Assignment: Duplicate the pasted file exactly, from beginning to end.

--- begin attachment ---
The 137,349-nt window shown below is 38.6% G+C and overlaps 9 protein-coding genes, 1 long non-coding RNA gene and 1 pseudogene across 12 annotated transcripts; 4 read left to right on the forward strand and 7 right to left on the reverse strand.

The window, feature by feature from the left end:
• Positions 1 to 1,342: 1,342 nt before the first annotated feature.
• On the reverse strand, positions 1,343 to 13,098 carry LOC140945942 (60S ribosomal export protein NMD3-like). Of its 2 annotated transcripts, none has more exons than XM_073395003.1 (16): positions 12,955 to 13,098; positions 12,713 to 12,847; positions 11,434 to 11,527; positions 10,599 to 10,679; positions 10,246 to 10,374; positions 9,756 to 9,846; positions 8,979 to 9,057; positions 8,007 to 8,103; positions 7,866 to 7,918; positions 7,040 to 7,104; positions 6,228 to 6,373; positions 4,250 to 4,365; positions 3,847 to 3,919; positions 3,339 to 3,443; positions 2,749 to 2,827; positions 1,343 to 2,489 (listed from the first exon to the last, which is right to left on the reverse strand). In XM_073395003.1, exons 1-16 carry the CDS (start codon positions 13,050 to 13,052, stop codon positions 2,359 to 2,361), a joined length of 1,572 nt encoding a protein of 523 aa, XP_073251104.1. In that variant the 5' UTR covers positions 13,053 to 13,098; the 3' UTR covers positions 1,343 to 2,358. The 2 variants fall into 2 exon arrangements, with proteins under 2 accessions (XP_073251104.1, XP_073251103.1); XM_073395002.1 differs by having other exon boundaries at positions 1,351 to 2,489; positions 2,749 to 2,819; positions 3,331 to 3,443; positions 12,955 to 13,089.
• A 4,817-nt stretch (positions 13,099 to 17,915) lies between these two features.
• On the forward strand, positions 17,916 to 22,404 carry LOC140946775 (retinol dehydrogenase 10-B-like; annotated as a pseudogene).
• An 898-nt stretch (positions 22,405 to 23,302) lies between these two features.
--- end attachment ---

The 137,349-nt window shown below is 38.6% G+C and overlaps 9 protein-coding genes, 1 long non-coding RNA gene and 1 pseudogene across 12 annotated transcripts; 4 read left to right on the forward strand and 7 right to left on the reverse strand.

The window, feature by feature from the left end:
• Positions 1 to 1,342: 1,342 nt before the first annotated feature.
• On the reverse strand, positions 1,343 to 13,098 carry LOC140945942 (60S ribosomal export protein NMD3-like). Of its 2 annotated transcripts, none has more exons than XM_073395003.1 (16): positions 12,955 to 13,098; positions 12,713 to 12,847; positions 11,434 to 11,527; positions 10,599 to 10,679; positions 10,246 to 10,374; positions 9,756 to 9,846; positions 8,979 to 9,057; positions 8,007 to 8,103; positions 7,866 to 7,918; positions 7,040 to 7,104; positions 6,228 to 6,373; positions 4,250 to 4,365; positions 3,847 to 3,919; positions 3,339 to 3,443; positions 2,749 to 2,827; positions 1,343 to 2,489 (listed from the first exon to the last, which is right to left on the reverse strand). In XM_073395003.1, exons 1-16 carry the CDS (start codon positions 13,050 to 13,052, stop codon positions 2,359 to 2,361), a joined length of 1,572 nt encoding a protein of 523 aa, XP_073251104.1. In that variant the 5' UTR covers positions 13,053 to 13,098; the 3' UTR covers positions 1,343 to 2,358. The 2 variants fall into 2 exon arrangements, with proteins under 2 accessions (XP_073251104.1, XP_073251103.1); XM_073395002.1 differs by having other exon boundaries at positions 1,351 to 2,489; positions 2,749 to 2,819; positions 3,331 to 3,443; positions 12,955 to 13,089.
• A 4,817-nt stretch (positions 13,099 to 17,915) lies between these two features.
• On the forward strand, positions 17,916 to 22,404 carry LOC140946775 (retinol dehydrogenase 10-B-like; annotated as a pseudogene).
• An 898-nt stretch (positions 22,405 to 23,302) lies between these two features.